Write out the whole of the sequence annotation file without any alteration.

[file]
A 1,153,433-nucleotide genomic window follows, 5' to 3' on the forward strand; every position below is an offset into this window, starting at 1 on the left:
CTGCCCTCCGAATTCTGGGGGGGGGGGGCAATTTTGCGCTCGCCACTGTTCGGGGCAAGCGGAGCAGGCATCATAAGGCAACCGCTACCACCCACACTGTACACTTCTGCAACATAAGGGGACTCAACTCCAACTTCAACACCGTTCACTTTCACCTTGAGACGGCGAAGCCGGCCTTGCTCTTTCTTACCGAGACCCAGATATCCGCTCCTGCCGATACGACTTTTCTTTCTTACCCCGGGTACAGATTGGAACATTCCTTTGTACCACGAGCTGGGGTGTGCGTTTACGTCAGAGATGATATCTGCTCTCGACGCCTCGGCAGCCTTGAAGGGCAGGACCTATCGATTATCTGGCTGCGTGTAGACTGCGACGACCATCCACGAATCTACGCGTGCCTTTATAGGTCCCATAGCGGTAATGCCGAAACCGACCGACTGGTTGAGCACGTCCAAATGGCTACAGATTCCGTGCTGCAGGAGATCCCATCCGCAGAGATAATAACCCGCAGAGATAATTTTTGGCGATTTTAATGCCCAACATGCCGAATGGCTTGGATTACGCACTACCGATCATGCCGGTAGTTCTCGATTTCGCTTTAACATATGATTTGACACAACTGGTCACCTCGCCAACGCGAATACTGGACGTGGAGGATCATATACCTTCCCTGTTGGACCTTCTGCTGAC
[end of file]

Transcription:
A 1,153,433-nucleotide genomic window follows, 5' to 3' on the forward strand; every position below is an offset into this window, starting at 1 on the left:
CTGCCCTCCGAATTCTGGGGGGGGGGGGCAATTTTGCGCTCGCCACTGTTCGGGGCAAGCGGAGCAGGCATCATAAGGCAACCGCTACCACCCACACTGTACACTTCTGCAACATAAGGGGACTCAACTCCAACTTCAACACCGTTCACTTTCACCTTGAGACGGCGAAGCCGGCCTTGCTCTTTCTTACCGAGACCCAGATATCCGCTCCTGCCGATACGACTTTTCTTTCTTACCCCGGGTACAGATTGGAACATTCCTTTGTACCACGAGCTGGGGTGTGCGTTTACGTCAGAGATGATATCTGCTCTCGACGCCTCGGCAGCCTTGAAGGGCAGGACCTATCGATTATCTGGCTGCGTGTAGACTGCGACGACCATCCACGAATCTACGCGTGCCTTTATAGGTCCCATAGCGGTAATGCCGAAACCGACCGACTGGTTGAGCACGTCCAAATGGCTACAGATTCCGTGCTGCAGGAGATCCCATCCGCAGAGATAATAACCCGCAGAGATAATTTTTGGCGATTTTAATGCCCAACATGCCGAATGGCTTGGATTACGCACTACCGATCATGCCGGTAGTTCTCGATTTCGCTTTAACATATGATTTGACACAACTGGTCACCTCGCCAACGCGAATACTGGACGTGGAGGATCATATACCTTCCCTGTTGGACCTTCTGCTGAC